While you can always buy tomatoes from shops, supermarkets and farmers’ markets, why not plant and eat your own juicy tomatoes straight out of your garden instead? You can have an endless supply to throw into fresh summer salads, make tomato sauce or healthy juices with.
While at first glance, growing your own tomatoes may seem like a lot of work, especially if you do not have the so-called “green thumb,” this guide will show you step-by-step how to grow an endless supply of tomatoes in your own garden, and you can enjoy every juicy bite!
Step-by-Step Guide To Growing Tomato Plants
1. Choose Your Tomato Seeds
Choose your favorite variety of tomatoes and buy those seeds. There are many different types of tomatoes, and you want to make sure the ones you are growing are the ones you want.
Just some of the options include heirloom, roma, grape, and baby. The type you plant could be based on what you prefer using tomatoes for—whether for salads, sauce or juices.
2. Time When To Plant Your Tomato Seeds
You have to time the growing of tomatoes when there is absolutely no danger of frost as they need hot temperatures to survive and thrive.
Since the plants do typically take about 2-3 months to bear fruit, it is understandable to want to plant it early—just not too early! Ideally, get the seeds planted about six weeks before the date of the last frost. Depending on where you live, it can be anywhere between March to June.
3. Start Indoors
Considering the time frame mentioned above, and taking the plant’s need for lots of warmth and sun into account, you need to begin indoors, then move outside.
You will need:
- the seeds
- containers that are at least three inches deep with drainage holes
- a potting mix.
The fun begins:
- Start this process 6-8 weeks before moving them outside
- Mix the potting mix with some water to dampen it before placing it in the container, and fill it up until about half an inch from the top.
- With your fingers, press down to form a small ridge in the potting mix and add one seed to each ridge.
- Then, sprinkle over them with some more potting mix and gently press down on the mixture to set it.
- Check on the plants daily and keep the soil moist but not soggy.
- Once you see seedlings, light is crucial so you must place them a few inches under grow lights.
- When the leaves become visible, it’s time to start feeding your plants in addition to watering them—once a week with a liquid fertilizer.
4. Transfer Your Tomato Plants To Bigger Pots
When your seedlings are about 2-3 inches tall, you need to find bigger homes for them before planting them outside. The best option here is to use biodegradable pots that are about four inches deep. These are key since you can then easily just plant these directly outside, rather than uprooting them fully.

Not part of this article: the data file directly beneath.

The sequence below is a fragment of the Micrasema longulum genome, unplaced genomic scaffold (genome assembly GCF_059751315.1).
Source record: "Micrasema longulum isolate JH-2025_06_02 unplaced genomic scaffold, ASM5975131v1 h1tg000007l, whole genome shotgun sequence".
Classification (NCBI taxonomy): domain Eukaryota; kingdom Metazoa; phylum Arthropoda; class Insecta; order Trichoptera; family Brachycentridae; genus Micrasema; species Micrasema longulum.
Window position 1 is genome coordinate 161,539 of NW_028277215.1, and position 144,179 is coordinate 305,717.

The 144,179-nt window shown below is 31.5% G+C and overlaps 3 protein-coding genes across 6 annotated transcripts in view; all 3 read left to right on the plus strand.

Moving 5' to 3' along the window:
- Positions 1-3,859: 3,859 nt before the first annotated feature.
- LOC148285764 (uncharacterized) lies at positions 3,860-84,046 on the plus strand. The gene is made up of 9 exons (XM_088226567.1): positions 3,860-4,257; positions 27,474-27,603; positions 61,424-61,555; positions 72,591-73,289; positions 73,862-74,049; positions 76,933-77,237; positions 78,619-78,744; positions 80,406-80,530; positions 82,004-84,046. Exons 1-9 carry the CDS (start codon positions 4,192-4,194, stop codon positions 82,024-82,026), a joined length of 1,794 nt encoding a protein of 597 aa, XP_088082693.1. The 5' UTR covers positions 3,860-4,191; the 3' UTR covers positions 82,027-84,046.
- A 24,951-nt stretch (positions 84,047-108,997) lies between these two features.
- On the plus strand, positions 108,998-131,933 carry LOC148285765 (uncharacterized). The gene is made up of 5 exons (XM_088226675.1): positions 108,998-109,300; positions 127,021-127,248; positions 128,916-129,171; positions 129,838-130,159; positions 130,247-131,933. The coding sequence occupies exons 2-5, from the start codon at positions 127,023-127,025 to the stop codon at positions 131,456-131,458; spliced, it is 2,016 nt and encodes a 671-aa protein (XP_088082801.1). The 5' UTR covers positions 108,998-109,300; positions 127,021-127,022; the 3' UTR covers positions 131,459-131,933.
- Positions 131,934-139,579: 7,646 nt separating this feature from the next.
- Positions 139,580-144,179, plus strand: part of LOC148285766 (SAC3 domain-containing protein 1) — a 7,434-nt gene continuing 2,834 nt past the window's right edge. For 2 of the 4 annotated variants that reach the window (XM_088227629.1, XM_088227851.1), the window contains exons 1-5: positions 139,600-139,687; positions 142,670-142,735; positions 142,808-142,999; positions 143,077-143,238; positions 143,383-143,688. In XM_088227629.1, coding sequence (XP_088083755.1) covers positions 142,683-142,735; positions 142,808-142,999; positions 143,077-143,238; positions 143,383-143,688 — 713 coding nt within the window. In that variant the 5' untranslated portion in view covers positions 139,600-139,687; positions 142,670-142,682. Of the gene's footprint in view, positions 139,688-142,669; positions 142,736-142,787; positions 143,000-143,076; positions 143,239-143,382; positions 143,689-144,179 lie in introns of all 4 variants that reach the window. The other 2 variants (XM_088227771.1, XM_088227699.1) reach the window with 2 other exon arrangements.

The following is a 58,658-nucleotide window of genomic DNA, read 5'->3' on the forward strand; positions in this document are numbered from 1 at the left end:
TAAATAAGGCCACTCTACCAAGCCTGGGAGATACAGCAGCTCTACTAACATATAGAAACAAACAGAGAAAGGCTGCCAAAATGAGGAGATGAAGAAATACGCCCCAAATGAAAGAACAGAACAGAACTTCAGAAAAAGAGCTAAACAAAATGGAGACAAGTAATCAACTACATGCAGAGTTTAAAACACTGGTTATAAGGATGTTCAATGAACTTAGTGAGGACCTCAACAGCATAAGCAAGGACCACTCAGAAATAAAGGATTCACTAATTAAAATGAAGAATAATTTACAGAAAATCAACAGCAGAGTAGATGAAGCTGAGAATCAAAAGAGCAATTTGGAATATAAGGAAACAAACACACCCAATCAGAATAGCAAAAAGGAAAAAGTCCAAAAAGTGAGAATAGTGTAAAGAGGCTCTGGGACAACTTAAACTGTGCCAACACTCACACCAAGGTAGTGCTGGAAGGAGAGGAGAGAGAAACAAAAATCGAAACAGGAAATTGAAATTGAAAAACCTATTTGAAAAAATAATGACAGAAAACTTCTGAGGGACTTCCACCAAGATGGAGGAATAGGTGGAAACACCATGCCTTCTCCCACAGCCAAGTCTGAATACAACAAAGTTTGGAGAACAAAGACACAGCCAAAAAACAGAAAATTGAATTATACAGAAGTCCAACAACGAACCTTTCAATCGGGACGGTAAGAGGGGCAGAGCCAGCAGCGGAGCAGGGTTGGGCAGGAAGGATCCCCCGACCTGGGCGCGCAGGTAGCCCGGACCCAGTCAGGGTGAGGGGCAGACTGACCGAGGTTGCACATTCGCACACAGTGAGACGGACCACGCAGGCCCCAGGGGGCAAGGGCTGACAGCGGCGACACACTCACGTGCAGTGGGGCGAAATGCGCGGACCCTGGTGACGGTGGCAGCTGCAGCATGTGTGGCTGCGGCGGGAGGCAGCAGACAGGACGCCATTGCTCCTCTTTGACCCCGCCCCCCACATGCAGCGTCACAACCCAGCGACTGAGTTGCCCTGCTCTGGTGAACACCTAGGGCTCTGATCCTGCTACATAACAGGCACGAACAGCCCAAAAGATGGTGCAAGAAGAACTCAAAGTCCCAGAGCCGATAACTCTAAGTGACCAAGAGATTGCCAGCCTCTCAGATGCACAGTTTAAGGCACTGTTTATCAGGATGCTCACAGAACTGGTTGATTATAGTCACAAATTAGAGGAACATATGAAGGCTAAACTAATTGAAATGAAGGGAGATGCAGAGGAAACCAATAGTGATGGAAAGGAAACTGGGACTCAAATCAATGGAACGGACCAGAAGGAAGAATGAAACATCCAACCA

Add moist potting mix to the individual containers, and plant your seedling in that pot. You can add potting mix well up the stem as it will result in stronger plants.
5. Time To Move Your Tomato Plants Outside
You can transfer your tomato plants outside once they are several inches tall, which should happen about 4-6 weeks after initially potting them. Make sure to plant them somewhere where the roots can continue to grow, and give them enough space as crowding them will actually inhibit their growth.
You want to remove some of the bottom leaves and branches in order to plant them deeper than in the pots and make sure they have some sort of support system—either a stake or a tomato cage.
You can dig a hole deep enough or plant them sideways since the top of the plant will straighten itself out to grow towards the sun.
6. Your Tomato Plants Need Sun And Hydration
As mentioned above, tomatoes need a lot of sunshine to thrive. You want to pick a sheltered yet sunny spot to plant them, ideally where they would get approximately six to eight hours of sunlight a day.
Tomatoes love both sun and water, and you want to make sure they are getting enough of both. You should water your plants regularly to keep the soil moist and keep an eye on them.
You can add some mulch on your plants as it helps keep water from quickly evaporating from the soil, which means more hydration for your plants.
7. How To Upkeep Your Tomato Plants
To make sure your plants are growing strong, keep an eye on them daily when you are watering them. If you see branches or leaves that are damaged or old, gently remove them to keep your plant healthy. With all this love, attention and care, you can expect ripe fruit to pick in about 2 months!
When your plants start bearing fruit, both patience and speed are key. Patience to wait until the fruit is actually ripe, which can be seen by the color, feel, and smell, before picking them, and speed to get them before the animals do!